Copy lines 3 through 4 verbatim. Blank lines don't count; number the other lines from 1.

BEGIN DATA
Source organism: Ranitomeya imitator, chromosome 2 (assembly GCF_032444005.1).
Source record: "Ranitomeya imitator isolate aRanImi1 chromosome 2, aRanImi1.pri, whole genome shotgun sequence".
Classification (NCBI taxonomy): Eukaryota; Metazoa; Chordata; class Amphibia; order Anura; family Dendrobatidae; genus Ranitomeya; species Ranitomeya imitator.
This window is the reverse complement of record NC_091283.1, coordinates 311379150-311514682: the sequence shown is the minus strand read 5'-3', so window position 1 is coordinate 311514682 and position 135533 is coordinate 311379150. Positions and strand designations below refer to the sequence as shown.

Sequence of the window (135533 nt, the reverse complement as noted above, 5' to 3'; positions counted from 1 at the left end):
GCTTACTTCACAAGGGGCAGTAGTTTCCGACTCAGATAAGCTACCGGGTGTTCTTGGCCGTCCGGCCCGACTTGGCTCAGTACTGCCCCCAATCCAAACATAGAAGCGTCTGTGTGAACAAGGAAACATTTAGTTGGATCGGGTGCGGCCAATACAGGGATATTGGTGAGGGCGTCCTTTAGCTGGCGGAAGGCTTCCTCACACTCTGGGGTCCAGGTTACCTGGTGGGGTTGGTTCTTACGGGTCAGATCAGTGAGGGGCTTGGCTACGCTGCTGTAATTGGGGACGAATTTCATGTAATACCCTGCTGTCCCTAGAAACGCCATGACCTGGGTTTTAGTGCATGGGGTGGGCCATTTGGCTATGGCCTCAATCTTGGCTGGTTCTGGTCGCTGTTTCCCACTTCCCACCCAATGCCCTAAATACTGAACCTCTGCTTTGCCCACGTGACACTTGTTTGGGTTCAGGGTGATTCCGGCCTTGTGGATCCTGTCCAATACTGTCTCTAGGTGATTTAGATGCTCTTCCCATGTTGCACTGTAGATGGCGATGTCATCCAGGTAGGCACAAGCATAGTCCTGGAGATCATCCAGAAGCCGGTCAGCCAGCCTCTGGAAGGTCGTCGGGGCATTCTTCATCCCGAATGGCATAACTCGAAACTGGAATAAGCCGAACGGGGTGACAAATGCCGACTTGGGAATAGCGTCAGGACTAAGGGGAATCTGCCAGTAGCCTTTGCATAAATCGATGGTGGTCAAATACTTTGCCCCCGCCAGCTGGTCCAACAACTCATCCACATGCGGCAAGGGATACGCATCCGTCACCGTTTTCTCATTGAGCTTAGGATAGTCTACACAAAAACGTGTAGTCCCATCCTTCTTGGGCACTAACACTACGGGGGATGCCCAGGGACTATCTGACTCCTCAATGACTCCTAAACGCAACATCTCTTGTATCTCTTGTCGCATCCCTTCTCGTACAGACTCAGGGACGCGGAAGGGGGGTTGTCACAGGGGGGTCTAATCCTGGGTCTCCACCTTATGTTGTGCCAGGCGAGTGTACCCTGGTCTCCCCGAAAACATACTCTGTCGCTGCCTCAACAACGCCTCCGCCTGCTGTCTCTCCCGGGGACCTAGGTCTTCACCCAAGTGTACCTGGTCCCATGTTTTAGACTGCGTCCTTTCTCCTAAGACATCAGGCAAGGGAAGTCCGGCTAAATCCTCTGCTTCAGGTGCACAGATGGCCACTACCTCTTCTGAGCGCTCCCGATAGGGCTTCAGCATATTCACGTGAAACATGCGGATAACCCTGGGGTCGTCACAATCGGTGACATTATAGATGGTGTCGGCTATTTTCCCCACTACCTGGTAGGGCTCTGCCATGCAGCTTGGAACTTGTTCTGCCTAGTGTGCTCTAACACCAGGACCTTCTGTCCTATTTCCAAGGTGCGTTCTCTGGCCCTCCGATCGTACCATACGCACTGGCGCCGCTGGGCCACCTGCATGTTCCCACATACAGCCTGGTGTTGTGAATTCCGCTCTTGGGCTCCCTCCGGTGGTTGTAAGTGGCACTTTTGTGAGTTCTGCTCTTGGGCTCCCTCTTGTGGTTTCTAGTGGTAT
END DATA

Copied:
Classification (NCBI taxonomy): Eukaryota; Metazoa; Chordata; class Amphibia; order Anura; family Dendrobatidae; genus Ranitomeya; species Ranitomeya imitator.
This window is the reverse complement of record NC_091283.1, coordinates 311379150-311514682: the sequence shown is the minus strand read 5'-3', so window position 1 is coordinate 311514682 and position 135533 is coordinate 311379150. Positions and strand designations below refer to the sequence as shown.